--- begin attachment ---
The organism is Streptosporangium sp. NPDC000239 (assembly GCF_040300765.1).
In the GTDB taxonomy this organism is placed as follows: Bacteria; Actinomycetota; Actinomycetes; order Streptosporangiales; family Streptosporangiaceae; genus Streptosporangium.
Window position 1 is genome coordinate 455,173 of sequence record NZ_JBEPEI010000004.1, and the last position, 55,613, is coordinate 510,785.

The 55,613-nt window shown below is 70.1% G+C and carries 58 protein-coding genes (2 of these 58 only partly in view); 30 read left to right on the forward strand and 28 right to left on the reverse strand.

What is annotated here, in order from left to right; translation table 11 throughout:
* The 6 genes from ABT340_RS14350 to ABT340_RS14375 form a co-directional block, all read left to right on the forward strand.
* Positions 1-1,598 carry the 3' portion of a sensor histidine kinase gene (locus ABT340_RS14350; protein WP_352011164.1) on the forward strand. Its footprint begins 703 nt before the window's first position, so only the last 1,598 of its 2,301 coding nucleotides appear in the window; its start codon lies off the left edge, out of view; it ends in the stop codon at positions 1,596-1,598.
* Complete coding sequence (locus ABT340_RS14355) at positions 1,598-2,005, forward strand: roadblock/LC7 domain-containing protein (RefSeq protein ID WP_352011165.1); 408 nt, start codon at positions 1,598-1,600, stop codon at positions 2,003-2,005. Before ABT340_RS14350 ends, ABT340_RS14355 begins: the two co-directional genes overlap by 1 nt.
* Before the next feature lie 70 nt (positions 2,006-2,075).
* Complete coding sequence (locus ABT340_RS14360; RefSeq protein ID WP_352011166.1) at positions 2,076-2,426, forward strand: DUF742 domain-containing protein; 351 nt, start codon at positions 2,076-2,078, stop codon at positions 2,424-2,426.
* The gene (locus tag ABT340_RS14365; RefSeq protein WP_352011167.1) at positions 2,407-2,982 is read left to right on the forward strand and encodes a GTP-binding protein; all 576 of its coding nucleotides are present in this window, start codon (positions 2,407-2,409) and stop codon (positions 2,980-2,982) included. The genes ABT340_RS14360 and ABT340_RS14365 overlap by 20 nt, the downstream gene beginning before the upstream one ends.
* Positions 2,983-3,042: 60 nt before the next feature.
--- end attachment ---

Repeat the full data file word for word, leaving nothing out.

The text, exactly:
The organism is Streptosporangium sp. NPDC000239 (assembly GCF_040300765.1).
In the GTDB taxonomy this organism is placed as follows: Bacteria; Actinomycetota; Actinomycetes; order Streptosporangiales; family Streptosporangiaceae; genus Streptosporangium.
Window position 1 is genome coordinate 455,173 of sequence record NZ_JBEPEI010000004.1, and the last position, 55,613, is coordinate 510,785.

The 55,613-nt window shown below is 70.1% G+C and carries 58 protein-coding genes (2 of these 58 only partly in view); 30 read left to right on the forward strand and 28 right to left on the reverse strand.

What is annotated here, in order from left to right; translation table 11 throughout:
* The 6 genes from ABT340_RS14350 to ABT340_RS14375 form a co-directional block, all read left to right on the forward strand.
* Positions 1-1,598 carry the 3' portion of a sensor histidine kinase gene (locus ABT340_RS14350; protein WP_352011164.1) on the forward strand. Its footprint begins 703 nt before the window's first position, so only the last 1,598 of its 2,301 coding nucleotides appear in the window; its start codon lies off the left edge, out of view; it ends in the stop codon at positions 1,596-1,598.
* Complete coding sequence (locus ABT340_RS14355) at positions 1,598-2,005, forward strand: roadblock/LC7 domain-containing protein (RefSeq protein ID WP_352011165.1); 408 nt, start codon at positions 1,598-1,600, stop codon at positions 2,003-2,005. Before ABT340_RS14350 ends, ABT340_RS14355 begins: the two co-directional genes overlap by 1 nt.
* Before the next feature lie 70 nt (positions 2,006-2,075).
* Complete coding sequence (locus ABT340_RS14360; RefSeq protein ID WP_352011166.1) at positions 2,076-2,426, forward strand: DUF742 domain-containing protein; 351 nt, start codon at positions 2,076-2,078, stop codon at positions 2,424-2,426.
* The gene (locus tag ABT340_RS14365; RefSeq protein WP_352011167.1) at positions 2,407-2,982 is read left to right on the forward strand and encodes a GTP-binding protein; all 576 of its coding nucleotides are present in this window, start codon (positions 2,407-2,409) and stop codon (positions 2,980-2,982) included. The genes ABT340_RS14360 and ABT340_RS14365 overlap by 20 nt, the downstream gene beginning before the upstream one ends.
* Positions 2,983-3,042: 60 nt before the next feature.